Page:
Columbus Mayor Andy Ginther today released his proposed 2021 General Fund budget, a $964 million plan that maintains basic services and the city's Rainy Day Fund while also avoiding layoffs and furloughs.
“The city’s financial position, while challenged, remains strong, and reserves have been maintained to assure the city can continue to weather a pandemic that shows no signs of waning,” Mayor Ginther said. “The 2021 General Fund budget reflects my commitment to closing existing gaps, advancing equity and making positive gains on our community’s highest priorities, including: police reform, affordable housing and neighborhoods. In a year that has seen increased gun violence, homicides, and a national reckoning over racial injustice and police brutality, it is imperative that the city changes its approach to funding public safety. While funding the Division of Police remains a significant portion of the city's budget, the 2021 proposed budget reflects increased investments in public health, technology, and neighborhoods to reduce the burden on police and to formulate a more holistic approach to public safety."
That includes about $1.8 million to embed social workers with police to better address behavioral health, poverty and trauma situations allowing officers to focus on violent crime. As for how that would work, Ginther provided the following example.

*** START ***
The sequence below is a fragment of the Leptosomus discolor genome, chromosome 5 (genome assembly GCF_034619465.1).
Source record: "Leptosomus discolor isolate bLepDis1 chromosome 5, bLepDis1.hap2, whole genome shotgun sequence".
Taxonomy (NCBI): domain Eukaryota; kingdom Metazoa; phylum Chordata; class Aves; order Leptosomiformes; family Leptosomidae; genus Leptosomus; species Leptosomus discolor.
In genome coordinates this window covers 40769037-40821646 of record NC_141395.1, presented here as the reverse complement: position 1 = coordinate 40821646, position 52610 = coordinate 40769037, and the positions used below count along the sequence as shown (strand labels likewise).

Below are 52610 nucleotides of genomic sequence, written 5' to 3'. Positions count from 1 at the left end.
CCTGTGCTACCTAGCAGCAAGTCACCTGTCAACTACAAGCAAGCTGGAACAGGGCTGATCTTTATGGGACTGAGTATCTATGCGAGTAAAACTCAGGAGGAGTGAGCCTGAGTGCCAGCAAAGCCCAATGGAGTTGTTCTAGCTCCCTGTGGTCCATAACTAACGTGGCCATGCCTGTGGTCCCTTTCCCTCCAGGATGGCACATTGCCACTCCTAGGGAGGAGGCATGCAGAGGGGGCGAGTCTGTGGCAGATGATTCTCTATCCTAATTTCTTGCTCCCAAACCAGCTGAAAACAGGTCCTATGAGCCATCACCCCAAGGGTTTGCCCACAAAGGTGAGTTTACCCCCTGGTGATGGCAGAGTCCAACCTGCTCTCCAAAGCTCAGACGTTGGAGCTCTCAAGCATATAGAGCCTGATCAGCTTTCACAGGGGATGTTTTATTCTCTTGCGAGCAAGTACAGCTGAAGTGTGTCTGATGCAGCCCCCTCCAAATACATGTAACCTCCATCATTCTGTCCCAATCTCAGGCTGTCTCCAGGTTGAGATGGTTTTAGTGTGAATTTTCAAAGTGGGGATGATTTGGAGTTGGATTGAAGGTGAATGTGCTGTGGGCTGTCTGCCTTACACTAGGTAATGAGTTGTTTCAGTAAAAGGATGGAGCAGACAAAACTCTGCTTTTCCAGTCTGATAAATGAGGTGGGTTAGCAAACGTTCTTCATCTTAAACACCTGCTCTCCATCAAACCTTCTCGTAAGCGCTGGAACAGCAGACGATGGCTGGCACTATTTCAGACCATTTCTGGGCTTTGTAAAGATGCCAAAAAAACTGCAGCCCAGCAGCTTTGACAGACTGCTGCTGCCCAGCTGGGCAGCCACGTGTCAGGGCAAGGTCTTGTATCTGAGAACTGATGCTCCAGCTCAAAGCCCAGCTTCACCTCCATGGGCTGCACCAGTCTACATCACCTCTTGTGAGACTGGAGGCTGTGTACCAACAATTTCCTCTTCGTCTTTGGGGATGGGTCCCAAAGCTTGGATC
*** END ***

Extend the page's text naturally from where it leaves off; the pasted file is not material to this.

"I think of a family in crisis who has a teenager that has significant mental health challenges and issues and has attempted to take her own life," Ginther continued. "Our thought is that probably the best response to that situation may not be solely a law enforcement officer but folks who are professionally trained in addiction and mental health expertise that can help de-escalate the situation and work with law enforcement if necessary if the person is a threat to themselves or others. We believe that kind of approach makes the most sense. We'll get the right response at the right time for that family in need and make sure that our officers can focus on our greatest need and that is helping us to reduce and battle the rise in violent crime in our community."
Ginther's budget proposal includes $1 million to establish and staff the Civilian Police Review Board and Office of the Inspector General for the Division of Police, a ballot issue overwhelmingly approved by voters last week. The proposed allocation for public safety of $637 million marks a drop about $12 million from last year according to the budget summary. Outside of public safety, the plan calls for funding a director level position to focus exclusively on the city’s affordable housing strategy and an additional $3 million to Columbus Public Health specifically for COVID-19 response. Public Health’s total budget increased by roughly $5.6 million from 2020’s figure. Another reflection of the pandemic can be seen in the city’s Parking Meter Fund. It’ll drop from about $10.2 million in 2019 to a projected $7.9 million this year, and an anticipated $6.7 million next year. The city expects its Rainy Day Fund to be at $85.2 million by the end of 2020 and set a goal of having $90 million by 2024. Columbus City Council will soon begin budget deliberations and public hearings, before approving an amended budget in early February.